Justin Trudeau wasn’t kidding in 2021 when he said, “you’ll forgive me if I don’t think about monetary policy”— despite former Bank of Canada governor David Dodge suggesting it was a stupid enough quote for the prime minister to walk back.
Trudeau’s words turned into campaign fodder, as they came a few hours after new data from Statistics Canada showed inflation jumped 3.7% year-over-year that July, marking the biggest climb for the consumer price index in a decade.
If any more proof were needed that Dodge was correct, Auditor General Karen Hogan’s fall report released Tuesday should remove any remaining doubt.
The federal government succeeded in quickly securing and distributing COVID-19 vaccines and rolling out pandemic benefits to help people and backstop the economy, said Hogan, but it wasted millions of doses and gave billions of dollars in benefits to ineligible recipients.
The audit of benefits “found that overpayments of $4.6 billion were made to ineligible individuals, and we estimated that at least $27.4 billion of payments to individuals and employers should be investigated further,” she said.
As if that will ever happen. The Liberals were raining billions of dollars on the unintended.
This, of course, forced the Tories into press release mode in which they accused the Trudeau Liberals of even more fiscal malfeasance after the Auditor General found billions in Liberal inflationary waste that “Canadians will be stuck paying for.”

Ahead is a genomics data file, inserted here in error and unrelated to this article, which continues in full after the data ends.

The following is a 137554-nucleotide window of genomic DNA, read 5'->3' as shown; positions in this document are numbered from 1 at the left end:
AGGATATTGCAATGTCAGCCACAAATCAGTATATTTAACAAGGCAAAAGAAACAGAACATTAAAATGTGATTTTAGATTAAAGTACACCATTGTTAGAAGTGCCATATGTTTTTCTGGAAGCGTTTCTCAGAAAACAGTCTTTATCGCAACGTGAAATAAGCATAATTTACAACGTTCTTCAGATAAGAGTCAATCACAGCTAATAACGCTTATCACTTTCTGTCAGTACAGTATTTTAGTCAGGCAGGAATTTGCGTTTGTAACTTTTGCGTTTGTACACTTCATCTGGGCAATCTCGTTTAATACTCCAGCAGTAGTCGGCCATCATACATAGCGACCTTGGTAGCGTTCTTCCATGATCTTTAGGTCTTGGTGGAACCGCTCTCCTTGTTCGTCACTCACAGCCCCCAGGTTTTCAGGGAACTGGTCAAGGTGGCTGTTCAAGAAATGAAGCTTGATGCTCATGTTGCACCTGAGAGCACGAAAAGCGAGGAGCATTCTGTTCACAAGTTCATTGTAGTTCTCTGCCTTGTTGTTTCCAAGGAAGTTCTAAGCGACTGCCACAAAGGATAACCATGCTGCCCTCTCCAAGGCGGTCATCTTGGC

“Canadians are struggling with 40-year highs in inflation and unprecedented labour shortages,” said Tory leader Pierre Poilievre. “One in five Canadians are skipping meals, 1.5 million Canadians are visiting food banks in a single month – half of which are children.
“Credit card debt is at a record high. It takes 67% of income to service a traditional mortgage, and average rent across Canada is nearly $2000 a month. Inflationary waste is driving up the cost of living. And yet, the Liberals are determined to double down on this failed inflationary approach with current and future programs.
“Canadians are out of money,” Poilievre said in the release, “and this government is out of touch.”
Hogan capsulized the situation as follows:
“In 2020, the government decided to rely on information provided by applicants and limit pre-payment controls to expedite helping people and employers affected by the pandemic,” said Ms. Hogan.
“In doing so, it recognized that there was a risk that some payments would go to ineligible recipients. We found that overpayments of $4.6 billion were made to ineligible individuals, and we estimated that at least $27.4 billion of payments to individuals and employers should be investigated further.”
“I am concerned about the lack of rigour on post-payment verifications and collection activities,” said Ms. Hogan. “The Canada Revenue Agency and Employment and Social Development Canada need to act now to expand their post-payment verification plans to include all recipients identified as being at risk of being ineligible for benefits, then the department and agency need to carry out their plans and recover COVID-19 benefit amounts owed.”
Again, as if that will ever happen.
All in all it was a major-league cockup.